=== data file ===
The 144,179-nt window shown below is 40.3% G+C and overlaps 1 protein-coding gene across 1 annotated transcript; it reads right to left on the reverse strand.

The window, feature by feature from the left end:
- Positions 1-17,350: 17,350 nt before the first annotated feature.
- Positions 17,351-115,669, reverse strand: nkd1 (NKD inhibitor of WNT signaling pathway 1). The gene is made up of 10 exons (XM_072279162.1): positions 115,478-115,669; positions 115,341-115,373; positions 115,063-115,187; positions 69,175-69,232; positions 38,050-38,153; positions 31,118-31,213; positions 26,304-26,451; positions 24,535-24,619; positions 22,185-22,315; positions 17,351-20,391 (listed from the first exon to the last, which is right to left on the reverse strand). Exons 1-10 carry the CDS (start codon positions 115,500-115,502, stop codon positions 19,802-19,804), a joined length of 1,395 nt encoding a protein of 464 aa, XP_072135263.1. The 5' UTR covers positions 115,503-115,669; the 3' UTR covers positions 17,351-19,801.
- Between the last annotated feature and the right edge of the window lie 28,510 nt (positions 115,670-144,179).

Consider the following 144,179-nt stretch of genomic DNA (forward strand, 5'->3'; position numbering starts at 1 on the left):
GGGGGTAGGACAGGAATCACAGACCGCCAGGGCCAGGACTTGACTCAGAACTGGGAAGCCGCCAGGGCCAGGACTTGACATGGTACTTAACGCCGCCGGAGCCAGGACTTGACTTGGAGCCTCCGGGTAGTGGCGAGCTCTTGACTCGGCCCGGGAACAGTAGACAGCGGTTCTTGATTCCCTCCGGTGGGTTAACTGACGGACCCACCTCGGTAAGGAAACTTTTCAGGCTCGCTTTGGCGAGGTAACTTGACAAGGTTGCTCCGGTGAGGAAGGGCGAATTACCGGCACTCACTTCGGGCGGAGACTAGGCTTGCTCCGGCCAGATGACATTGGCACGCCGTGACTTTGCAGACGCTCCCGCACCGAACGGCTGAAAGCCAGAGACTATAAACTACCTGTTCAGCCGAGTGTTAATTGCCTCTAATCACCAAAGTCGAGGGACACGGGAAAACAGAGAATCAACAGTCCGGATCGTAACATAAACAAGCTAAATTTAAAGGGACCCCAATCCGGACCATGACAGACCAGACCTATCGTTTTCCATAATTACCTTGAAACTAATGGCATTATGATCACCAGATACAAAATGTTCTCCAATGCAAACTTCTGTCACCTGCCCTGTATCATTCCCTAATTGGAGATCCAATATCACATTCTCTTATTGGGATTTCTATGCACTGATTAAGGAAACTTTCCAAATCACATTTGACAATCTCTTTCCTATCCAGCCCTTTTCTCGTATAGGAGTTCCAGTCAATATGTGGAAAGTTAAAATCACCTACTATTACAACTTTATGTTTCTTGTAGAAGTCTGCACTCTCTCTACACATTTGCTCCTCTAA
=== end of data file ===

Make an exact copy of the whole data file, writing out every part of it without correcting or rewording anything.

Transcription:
The 144,179-nt window shown below is 40.3% G+C and overlaps 1 protein-coding gene across 1 annotated transcript; it reads right to left on the reverse strand.

The window, feature by feature from the left end:
- Positions 1-17,350: 17,350 nt before the first annotated feature.
- Positions 17,351-115,669, reverse strand: nkd1 (NKD inhibitor of WNT signaling pathway 1). The gene is made up of 10 exons (XM_072279162.1): positions 115,478-115,669; positions 115,341-115,373; positions 115,063-115,187; positions 69,175-69,232; positions 38,050-38,153; positions 31,118-31,213; positions 26,304-26,451; positions 24,535-24,619; positions 22,185-22,315; positions 17,351-20,391 (listed from the first exon to the last, which is right to left on the reverse strand). Exons 1-10 carry the CDS (start codon positions 115,500-115,502, stop codon positions 19,802-19,804), a joined length of 1,395 nt encoding a protein of 464 aa, XP_072135263.1. The 5' UTR covers positions 115,503-115,669; the 3' UTR covers positions 17,351-19,801.
- Between the last annotated feature and the right edge of the window lie 28,510 nt (positions 115,670-144,179).

Consider the following 144,179-nt stretch of genomic DNA (forward strand, 5'->3'; position numbering starts at 1 on the left):
GGGGGTAGGACAGGAATCACAGACCGCCAGGGCCAGGACTTGACTCAGAACTGGGAAGCCGCCAGGGCCAGGACTTGACATGGTACTTAACGCCGCCGGAGCCAGGACTTGACTTGGAGCCTCCGGGTAGTGGCGAGCTCTTGACTCGGCCCGGGAACAGTAGACAGCGGTTCTTGATTCCCTCCGGTGGGTTAACTGACGGACCCACCTCGGTAAGGAAACTTTTCAGGCTCGCTTTGGCGAGGTAACTTGACAAGGTTGCTCCGGTGAGGAAGGGCGAATTACCGGCACTCACTTCGGGCGGAGACTAGGCTTGCTCCGGCCAGATGACATTGGCACGCCGTGACTTTGCAGACGCTCCCGCACCGAACGGCTGAAAGCCAGAGACTATAAACTACCTGTTCAGCCGAGTGTTAATTGCCTCTAATCACCAAAGTCGAGGGACACGGGAAAACAGAGAATCAACAGTCCGGATCGTAACATAAACAAGCTAAATTTAAAGGGACCCCAATCCGGACCATGACAGACCAGACCTATCGTTTTCCATAATTACCTTGAAACTAATGGCATTATGATCACCAGATACAAAATGTTCTCCAATGCAAACTTCTGTCACCTGCCCTGTATCATTCCCTAATTGGAGATCCAATATCACATTCTCTTATTGGGATTTCTATGCACTGATTAAGGAAACTTTCCAAATCACATTTGACAATCTCTTTCCTATCCAGCCCTTTTCTCGTATAGGAGTTCCAGTCAATATGTGGAAAGTTAAAATCACCTACTATTACAACTTTATGTTTCTTGTAGAAGTCTGCACTCTCTCTACACATTTGCTCCTCTAA